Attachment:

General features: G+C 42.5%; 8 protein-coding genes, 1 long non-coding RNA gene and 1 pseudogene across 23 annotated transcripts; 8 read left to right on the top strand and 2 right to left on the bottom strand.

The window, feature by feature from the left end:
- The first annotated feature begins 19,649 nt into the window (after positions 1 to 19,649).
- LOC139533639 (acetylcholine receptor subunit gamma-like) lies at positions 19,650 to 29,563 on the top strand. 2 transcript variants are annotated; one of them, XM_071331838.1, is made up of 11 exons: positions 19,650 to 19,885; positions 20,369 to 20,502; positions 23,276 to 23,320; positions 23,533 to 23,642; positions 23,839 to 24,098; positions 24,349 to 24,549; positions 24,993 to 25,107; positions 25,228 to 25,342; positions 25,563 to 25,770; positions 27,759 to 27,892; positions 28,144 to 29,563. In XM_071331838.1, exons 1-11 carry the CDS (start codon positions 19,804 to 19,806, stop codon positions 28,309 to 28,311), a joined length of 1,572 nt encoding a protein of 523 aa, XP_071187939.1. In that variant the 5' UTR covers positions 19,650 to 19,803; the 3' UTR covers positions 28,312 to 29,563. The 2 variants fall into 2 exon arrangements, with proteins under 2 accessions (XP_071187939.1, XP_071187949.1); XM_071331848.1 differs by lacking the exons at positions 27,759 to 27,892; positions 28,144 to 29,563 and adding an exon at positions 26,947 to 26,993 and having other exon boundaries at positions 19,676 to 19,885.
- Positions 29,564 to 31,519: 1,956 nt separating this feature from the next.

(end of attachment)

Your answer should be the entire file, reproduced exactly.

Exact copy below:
General features: G+C 42.5%; 8 protein-coding genes, 1 long non-coding RNA gene and 1 pseudogene across 23 annotated transcripts; 8 read left to right on the top strand and 2 right to left on the bottom strand.

The window, feature by feature from the left end:
- The first annotated feature begins 19,649 nt into the window (after positions 1 to 19,649).
- LOC139533639 (acetylcholine receptor subunit gamma-like) lies at positions 19,650 to 29,563 on the top strand. 2 transcript variants are annotated; one of them, XM_071331838.1, is made up of 11 exons: positions 19,650 to 19,885; positions 20,369 to 20,502; positions 23,276 to 23,320; positions 23,533 to 23,642; positions 23,839 to 24,098; positions 24,349 to 24,549; positions 24,993 to 25,107; positions 25,228 to 25,342; positions 25,563 to 25,770; positions 27,759 to 27,892; positions 28,144 to 29,563. In XM_071331838.1, exons 1-11 carry the CDS (start codon positions 19,804 to 19,806, stop codon positions 28,309 to 28,311), a joined length of 1,572 nt encoding a protein of 523 aa, XP_071187939.1. In that variant the 5' UTR covers positions 19,650 to 19,803; the 3' UTR covers positions 28,312 to 29,563. The 2 variants fall into 2 exon arrangements, with proteins under 2 accessions (XP_071187939.1, XP_071187949.1); XM_071331848.1 differs by lacking the exons at positions 27,759 to 27,892; positions 28,144 to 29,563 and adding an exon at positions 26,947 to 26,993 and having other exon boundaries at positions 19,676 to 19,885.
- Positions 29,564 to 31,519: 1,956 nt separating this feature from the next.